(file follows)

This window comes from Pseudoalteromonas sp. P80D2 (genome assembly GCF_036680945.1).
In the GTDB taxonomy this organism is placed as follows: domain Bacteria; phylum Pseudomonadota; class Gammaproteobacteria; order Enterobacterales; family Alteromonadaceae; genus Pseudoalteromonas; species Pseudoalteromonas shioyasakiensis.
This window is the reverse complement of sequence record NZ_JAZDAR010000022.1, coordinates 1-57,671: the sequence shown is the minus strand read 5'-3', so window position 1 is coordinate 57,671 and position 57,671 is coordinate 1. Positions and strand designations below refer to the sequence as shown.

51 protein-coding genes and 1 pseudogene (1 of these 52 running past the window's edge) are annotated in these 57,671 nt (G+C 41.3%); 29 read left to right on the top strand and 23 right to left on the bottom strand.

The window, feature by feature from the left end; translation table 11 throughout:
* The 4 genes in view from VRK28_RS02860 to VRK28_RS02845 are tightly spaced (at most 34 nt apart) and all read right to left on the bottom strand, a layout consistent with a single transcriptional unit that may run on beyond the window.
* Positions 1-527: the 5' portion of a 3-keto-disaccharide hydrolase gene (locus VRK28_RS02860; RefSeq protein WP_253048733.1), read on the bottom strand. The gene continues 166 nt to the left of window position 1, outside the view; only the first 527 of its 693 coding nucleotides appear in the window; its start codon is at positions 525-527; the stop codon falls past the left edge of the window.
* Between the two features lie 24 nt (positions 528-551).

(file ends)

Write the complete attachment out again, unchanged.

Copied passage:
This window comes from Pseudoalteromonas sp. P80D2 (genome assembly GCF_036680945.1).
In the GTDB taxonomy this organism is placed as follows: domain Bacteria; phylum Pseudomonadota; class Gammaproteobacteria; order Enterobacterales; family Alteromonadaceae; genus Pseudoalteromonas; species Pseudoalteromonas shioyasakiensis.
This window is the reverse complement of sequence record NZ_JAZDAR010000022.1, coordinates 1-57,671: the sequence shown is the minus strand read 5'-3', so window position 1 is coordinate 57,671 and position 57,671 is coordinate 1. Positions and strand designations below refer to the sequence as shown.

51 protein-coding genes and 1 pseudogene (1 of these 52 running past the window's edge) are annotated in these 57,671 nt (G+C 41.3%); 29 read left to right on the top strand and 23 right to left on the bottom strand.

The window, feature by feature from the left end; translation table 11 throughout:
* The 4 genes in view from VRK28_RS02860 to VRK28_RS02845 are tightly spaced (at most 34 nt apart) and all read right to left on the bottom strand, a layout consistent with a single transcriptional unit that may run on beyond the window.
* Positions 1-527: the 5' portion of a 3-keto-disaccharide hydrolase gene (locus VRK28_RS02860; RefSeq protein WP_253048733.1), read on the bottom strand. The gene continues 166 nt to the left of window position 1, outside the view; only the first 527 of its 693 coding nucleotides appear in the window; its start codon is at positions 525-527; the stop codon falls past the left edge of the window.
* Between the two features lie 24 nt (positions 528-551).